The Braves are just days away from their Spring Training opener against the Rays, set for this Sunday (February 28th). And after a Tuesday waiver claim of outfielder Philip Ervin, the team’s major league 40-man roster is officially full. We here at SportsTalkATL have profiled, previewed, and projected numerous Braves players so far this offseason, including some of the organization’s top prospects, but today we begin another series: the upcoming season’s regression and breakout candidates.
This two-part series, based on 2020 results, aims to predict which direction several of Atlanta’s hitters and pitchers are headed in 2021. Some played well-above their actual talent level last season, while some just never seemed to get going, whether because of injury or simply a lack of time to turn things around. That can happen when the regular season schedule is slashed by over 60%.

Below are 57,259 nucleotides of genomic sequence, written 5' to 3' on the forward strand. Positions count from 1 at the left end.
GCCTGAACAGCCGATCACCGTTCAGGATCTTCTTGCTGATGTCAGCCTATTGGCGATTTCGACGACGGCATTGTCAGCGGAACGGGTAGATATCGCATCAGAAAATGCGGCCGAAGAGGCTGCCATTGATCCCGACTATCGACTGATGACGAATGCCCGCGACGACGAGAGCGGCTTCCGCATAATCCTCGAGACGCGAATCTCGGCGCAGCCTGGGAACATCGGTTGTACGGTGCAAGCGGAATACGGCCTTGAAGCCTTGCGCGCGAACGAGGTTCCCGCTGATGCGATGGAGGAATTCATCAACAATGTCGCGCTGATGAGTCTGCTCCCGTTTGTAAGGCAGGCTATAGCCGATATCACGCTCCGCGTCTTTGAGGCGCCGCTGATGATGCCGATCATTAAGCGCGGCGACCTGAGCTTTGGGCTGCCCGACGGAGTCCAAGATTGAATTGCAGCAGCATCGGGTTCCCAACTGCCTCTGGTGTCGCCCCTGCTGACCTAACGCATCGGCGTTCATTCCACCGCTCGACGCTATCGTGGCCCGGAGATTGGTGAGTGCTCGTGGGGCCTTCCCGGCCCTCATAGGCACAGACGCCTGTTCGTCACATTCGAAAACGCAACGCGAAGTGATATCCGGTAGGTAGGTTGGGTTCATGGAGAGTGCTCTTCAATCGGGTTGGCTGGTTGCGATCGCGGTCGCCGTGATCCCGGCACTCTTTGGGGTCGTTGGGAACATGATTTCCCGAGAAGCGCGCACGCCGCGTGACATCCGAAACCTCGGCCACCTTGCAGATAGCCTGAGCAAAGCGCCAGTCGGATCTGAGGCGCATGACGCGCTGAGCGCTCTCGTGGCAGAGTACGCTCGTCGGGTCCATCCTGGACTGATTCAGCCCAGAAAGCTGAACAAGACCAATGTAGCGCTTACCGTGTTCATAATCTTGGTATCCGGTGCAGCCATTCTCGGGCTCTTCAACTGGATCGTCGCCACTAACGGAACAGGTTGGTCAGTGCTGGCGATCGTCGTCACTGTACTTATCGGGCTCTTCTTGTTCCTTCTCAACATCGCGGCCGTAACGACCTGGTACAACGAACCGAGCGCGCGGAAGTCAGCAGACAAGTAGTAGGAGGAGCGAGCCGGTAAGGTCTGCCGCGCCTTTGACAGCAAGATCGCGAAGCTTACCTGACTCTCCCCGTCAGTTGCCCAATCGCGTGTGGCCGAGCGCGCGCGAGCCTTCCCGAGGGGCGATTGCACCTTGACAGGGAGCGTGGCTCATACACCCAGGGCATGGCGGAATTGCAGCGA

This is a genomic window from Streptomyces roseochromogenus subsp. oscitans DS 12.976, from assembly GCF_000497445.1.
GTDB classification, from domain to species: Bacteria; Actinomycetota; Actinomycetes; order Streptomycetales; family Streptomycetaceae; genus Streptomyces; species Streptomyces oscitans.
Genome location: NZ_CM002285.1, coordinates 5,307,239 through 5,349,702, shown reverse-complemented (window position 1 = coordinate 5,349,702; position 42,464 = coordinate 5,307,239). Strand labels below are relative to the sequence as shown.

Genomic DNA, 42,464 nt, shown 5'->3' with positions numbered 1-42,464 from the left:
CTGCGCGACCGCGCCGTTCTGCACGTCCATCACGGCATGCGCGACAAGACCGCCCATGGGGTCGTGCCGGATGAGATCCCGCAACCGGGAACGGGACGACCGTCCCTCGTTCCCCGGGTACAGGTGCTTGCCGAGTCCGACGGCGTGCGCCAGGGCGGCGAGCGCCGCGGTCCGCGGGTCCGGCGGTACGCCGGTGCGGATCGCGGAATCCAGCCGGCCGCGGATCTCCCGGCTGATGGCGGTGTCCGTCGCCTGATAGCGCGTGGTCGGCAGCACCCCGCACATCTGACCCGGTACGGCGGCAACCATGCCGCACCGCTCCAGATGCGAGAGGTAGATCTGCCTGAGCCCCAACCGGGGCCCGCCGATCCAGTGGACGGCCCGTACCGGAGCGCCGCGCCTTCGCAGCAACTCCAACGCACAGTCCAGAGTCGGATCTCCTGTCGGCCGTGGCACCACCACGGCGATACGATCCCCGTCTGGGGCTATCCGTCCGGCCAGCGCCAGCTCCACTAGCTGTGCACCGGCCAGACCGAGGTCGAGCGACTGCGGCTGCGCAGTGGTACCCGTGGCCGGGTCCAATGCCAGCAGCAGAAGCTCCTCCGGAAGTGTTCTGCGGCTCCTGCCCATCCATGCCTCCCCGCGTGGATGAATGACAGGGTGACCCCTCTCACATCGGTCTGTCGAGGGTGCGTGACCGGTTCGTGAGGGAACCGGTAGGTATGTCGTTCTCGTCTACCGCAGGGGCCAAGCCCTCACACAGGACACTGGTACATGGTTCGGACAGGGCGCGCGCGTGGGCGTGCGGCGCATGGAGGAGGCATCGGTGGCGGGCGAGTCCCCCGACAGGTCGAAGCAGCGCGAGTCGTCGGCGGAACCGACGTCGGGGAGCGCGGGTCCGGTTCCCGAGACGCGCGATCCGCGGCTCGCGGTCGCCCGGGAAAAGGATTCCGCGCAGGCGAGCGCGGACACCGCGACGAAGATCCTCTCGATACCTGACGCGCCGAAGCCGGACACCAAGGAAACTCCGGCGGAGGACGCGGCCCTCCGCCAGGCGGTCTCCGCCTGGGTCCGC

Our first installment today will look at the Braves regression candidates. Though each player may be listed below for different reasons, I’ve based the list in terms of the difference between each player’s projected 2021 WAR (via FanGraphsZiPS) relative to what they were on pace to actually produce over a full year last season. Because the 2020 campaign was obviously shortened, calculations were required. So for hitters (other than catchers), I used 600 PA, for catchers 400 PA, starting pitchers 200 IP, and relievers 60 IP. It’s not perfect, of course, but it at least provides a rough idea of how much some of these players over or undershot their actual talent level.